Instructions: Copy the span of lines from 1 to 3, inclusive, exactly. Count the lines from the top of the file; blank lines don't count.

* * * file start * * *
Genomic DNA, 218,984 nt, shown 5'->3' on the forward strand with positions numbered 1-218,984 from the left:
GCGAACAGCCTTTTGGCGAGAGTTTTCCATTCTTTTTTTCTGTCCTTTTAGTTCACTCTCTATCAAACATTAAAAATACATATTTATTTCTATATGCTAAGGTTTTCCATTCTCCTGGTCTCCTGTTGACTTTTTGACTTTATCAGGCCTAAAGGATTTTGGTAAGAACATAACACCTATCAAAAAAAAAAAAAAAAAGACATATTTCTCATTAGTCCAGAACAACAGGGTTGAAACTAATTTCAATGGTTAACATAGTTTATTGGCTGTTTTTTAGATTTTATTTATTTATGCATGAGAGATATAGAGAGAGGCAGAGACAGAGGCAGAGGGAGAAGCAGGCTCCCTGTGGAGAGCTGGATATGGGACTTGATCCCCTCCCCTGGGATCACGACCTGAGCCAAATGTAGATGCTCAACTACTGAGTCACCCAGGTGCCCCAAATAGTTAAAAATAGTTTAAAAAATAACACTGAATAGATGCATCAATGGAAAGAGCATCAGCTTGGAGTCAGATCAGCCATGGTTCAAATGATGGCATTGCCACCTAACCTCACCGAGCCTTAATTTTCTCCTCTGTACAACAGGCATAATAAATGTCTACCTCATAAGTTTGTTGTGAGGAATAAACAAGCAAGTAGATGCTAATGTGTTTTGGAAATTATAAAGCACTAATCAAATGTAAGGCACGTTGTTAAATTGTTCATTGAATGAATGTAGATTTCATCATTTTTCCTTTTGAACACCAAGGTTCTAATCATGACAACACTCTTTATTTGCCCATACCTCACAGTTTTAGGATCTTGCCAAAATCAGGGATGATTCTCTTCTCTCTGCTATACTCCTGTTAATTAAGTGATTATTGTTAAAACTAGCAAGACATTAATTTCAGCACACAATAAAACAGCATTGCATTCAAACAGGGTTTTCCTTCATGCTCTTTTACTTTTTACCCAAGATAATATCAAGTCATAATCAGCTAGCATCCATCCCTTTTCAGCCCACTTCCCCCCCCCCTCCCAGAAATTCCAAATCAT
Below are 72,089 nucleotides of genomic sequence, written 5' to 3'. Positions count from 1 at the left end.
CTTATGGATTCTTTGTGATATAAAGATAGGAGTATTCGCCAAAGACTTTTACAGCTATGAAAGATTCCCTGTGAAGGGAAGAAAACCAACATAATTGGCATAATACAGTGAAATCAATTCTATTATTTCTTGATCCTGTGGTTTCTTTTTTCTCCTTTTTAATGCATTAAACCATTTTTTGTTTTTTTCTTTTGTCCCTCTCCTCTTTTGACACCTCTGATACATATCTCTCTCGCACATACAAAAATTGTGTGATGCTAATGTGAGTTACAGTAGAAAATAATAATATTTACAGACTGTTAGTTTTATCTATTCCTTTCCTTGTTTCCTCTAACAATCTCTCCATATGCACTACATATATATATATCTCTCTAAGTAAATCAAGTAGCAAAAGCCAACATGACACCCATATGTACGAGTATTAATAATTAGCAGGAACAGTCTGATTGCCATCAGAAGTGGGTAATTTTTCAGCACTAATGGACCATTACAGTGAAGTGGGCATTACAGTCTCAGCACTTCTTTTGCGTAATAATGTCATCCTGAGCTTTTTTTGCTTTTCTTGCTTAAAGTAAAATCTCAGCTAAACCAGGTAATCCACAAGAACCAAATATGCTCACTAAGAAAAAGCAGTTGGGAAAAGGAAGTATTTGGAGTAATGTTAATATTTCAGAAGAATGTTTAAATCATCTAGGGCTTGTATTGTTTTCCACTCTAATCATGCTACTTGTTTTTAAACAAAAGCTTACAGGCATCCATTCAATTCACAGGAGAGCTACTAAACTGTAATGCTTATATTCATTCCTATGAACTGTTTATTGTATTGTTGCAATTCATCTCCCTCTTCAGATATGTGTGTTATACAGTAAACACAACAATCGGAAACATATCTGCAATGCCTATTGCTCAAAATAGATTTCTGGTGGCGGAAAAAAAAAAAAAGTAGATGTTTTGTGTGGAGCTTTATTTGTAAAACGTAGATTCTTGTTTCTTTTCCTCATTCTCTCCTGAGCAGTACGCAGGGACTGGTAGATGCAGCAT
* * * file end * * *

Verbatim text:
Genomic DNA, 218,984 nt, shown 5'->3' on the forward strand with positions numbered 1-218,984 from the left:
GCGAACAGCCTTTTGGCGAGAGTTTTCCATTCTTTTTTTCTGTCCTTTTAGTTCACTCTCTATCAAACATTAAAAATACATATTTATTTCTATATGCTAAGGTTTTCCATTCTCCTGGTCTCCTGTTGACTTTTTGACTTTATCAGGCCTAAAGGATTTTGGTAAGAACATAACACCTATCAAAAAAAAAAAAAAAAAGACATATTTCTCATTAGTCCAGAACAACAGGGTTGAAACTAATTTCAATGGTTAACATAGTTTATTGGCTGTTTTTTAGATTTTATTTATTTATGCATGAGAGATATAGAGAGAGGCAGAGACAGAGGCAGAGGGAGAAGCAGGCTCCCTGTGGAGAGCTGGATATGGGACTTGATCCCCTCCCCTGGGATCACGACCTGAGCCAAATGTAGATGCTCAACTACTGAGTCACCCAGGTGCCCCAAATAGTTAAAAATAGTTTAAAAAATAACACTGAATAGATGCATCAATGGAAAGAGCATCAGCTTGGAGTCAGATCAGCCATGGTTCAAATGATGGCATTGCCACCTAACCTCACCGAGCCTTAATTTTCTCCTCTGTACAACAGGCATAATAAATGTCTACCTCATAAGTTTGTTGTGAGGAATAAACAAGCAAGTAGATGCTAATGTGTTTTGGAAATTATAAAGCACTAATCAAATGTAAGGCACGTTGTTAAATTGTTCATTGAATGAATGTAGATTTCATCATTTTTCCTTTTGAACACCAAGGTTCTAATCATGACAACACTCTTTATTTGCCCATACCTCACAGTTTTAGGATCTTGCCAAAATCAGGGATGATTCTCTTCTCTCTGCTATACTCCTGTTAATTAAGTGATTATTGTTAAAACTAGCAAGACATTAATTTCAGCACACAATAAAACAGCATTGCATTCAAACAGGGTTTTCCTTCATGCTCTTTTACTTTTTACCCAAGATAATATCAAGTCATAATCAGCTAGCATCCATCCCTTTTCAGCCCACTTCCCCCCCCCCTCCCAGAAATTCCAAATCAT
Below are 72,089 nucleotides of genomic sequence, written 5' to 3'. Positions count from 1 at the left end.